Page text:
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Amelia Edith Huddleston Barr.

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from his communion with Heaven, his hands out
stretched, as if to assure them of his blessing and
assistance. They under stood that he wished to
speak to them, and quietly gathered around him.
" My children," he said, " the day of trouble
has come at last, but do not fear. God takes
particular care of the good, and those whom He
loves He saves. I know, and I am sure that
this trial shall in the end be for your welfare.
A little while you must wait upon God. Well,
then, wait here, in His precincts, in the shadow
of His sanctuary. Go into the church-yard, and
erect large booths there for your shelter. It is
God s acre, no man dare molest you. Many
old masts are lying around ; take them for sup
ports. The roofs can be made of furze and
straw, and under these shelters build your fires,
and spread your blankets around them. Over
the graves of your fathers you may dwell in
safety ; your Mother Church will hold you in
her arms ; and I at the altar will make con
tinual intercession for you. Here you must



216 The Clearance.

remain until I have another word for you. Be
patient, it will certainly come. Keep together,
for to scatter over the country looking for
work is to become paupers. You must suffer
together, and together you will be helped."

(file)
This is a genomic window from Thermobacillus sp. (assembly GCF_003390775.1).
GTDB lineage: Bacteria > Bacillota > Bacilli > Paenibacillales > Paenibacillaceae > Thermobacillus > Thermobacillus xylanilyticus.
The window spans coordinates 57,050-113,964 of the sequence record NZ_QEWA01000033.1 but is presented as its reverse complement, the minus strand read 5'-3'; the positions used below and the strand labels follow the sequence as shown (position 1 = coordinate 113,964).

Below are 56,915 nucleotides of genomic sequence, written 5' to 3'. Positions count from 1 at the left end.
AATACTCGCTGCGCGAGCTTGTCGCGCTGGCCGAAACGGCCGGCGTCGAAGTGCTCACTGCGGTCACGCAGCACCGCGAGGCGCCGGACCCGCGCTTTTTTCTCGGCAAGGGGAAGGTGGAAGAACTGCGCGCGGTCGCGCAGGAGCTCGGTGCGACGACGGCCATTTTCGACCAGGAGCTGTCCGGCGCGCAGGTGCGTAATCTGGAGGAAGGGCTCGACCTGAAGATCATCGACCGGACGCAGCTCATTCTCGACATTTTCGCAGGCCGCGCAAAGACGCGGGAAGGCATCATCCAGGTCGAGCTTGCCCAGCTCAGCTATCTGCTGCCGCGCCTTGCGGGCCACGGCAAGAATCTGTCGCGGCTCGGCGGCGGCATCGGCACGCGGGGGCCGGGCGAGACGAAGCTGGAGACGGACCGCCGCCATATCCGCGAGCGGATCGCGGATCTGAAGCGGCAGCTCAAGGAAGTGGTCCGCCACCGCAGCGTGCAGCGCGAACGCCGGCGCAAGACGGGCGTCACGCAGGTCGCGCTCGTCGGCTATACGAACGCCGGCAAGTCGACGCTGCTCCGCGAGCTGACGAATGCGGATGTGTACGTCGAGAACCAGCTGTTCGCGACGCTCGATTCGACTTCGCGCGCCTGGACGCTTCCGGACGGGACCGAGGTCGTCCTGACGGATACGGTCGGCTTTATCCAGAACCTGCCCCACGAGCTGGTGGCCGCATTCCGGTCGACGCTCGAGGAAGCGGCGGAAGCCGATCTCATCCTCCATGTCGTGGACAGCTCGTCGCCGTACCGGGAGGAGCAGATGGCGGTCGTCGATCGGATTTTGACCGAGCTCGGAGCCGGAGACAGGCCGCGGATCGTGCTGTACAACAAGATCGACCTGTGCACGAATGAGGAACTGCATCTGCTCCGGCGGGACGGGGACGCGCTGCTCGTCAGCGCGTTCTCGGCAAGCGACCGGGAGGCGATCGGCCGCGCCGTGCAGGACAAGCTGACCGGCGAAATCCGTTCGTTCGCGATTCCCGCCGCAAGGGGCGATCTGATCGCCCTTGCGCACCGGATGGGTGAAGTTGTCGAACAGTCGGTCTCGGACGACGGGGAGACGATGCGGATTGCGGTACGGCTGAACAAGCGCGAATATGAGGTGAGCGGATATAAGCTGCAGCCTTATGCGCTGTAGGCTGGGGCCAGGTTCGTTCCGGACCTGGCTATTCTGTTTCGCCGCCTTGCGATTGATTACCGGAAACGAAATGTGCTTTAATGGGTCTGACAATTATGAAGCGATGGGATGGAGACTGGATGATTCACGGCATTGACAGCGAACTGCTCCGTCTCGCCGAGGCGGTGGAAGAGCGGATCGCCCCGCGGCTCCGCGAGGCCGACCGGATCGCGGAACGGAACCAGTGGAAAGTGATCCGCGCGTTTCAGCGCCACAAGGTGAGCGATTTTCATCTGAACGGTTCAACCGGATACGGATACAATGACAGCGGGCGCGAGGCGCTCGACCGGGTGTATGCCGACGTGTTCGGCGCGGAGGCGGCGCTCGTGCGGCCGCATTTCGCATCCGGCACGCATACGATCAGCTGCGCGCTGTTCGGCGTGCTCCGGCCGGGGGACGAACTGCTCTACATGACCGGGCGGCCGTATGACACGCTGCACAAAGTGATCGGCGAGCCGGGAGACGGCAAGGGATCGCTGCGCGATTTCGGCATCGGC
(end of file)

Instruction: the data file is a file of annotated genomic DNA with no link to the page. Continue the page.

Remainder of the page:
The words were like wine to the dejected
people, and they flew through the village like fire.
The fishers left their nets, the young, strong
women brought straw and whatever might be
useful, every lad and every lass that could lend
a helping hand worked willingly ; and against
the four corners of the church-yard wall which
made an excellent shelter on two sides they
erected four large booths. Father Matthew
went from group to group encouraging and
directing the workers. He sent the mothers to
the rectory to cook food, he folded the blankets
about the weary children. All night long the
fires burned brightly, and the work went bravely
on, and when the sun rose again, the living had
found homes among the dwelling-places of the
dead.



CHAPTER XII.

SARA.

" Let still the woman take
An elder than herself ; so wears she to him,
So sways she level in her husband s heart."

In Tasmer Castle there was a wretchedness
which no one spoke of, but which every one was
sensitive to. Donald was kept fully aware of
every movement by Fergus, but no one could
have felt more completely helpless to avert or
even mitigate misfortune, than he did. To
express sympathy with the people was to con
demn his father ; he had nothing else to offer.
His own position was both humiliating and
unhappy. After the winter weather set in, he
could see little of Roberta; his boat was no
longer a refuge in times of trouble ; he was not



2i8 Sara.

a sportsman, and when he went to the hills, and
came home every day with an empty bag, he
laid himself open to his father s sarcasms, and
the disapproval and astonishment of the whole
household.

More than once he had asked for his com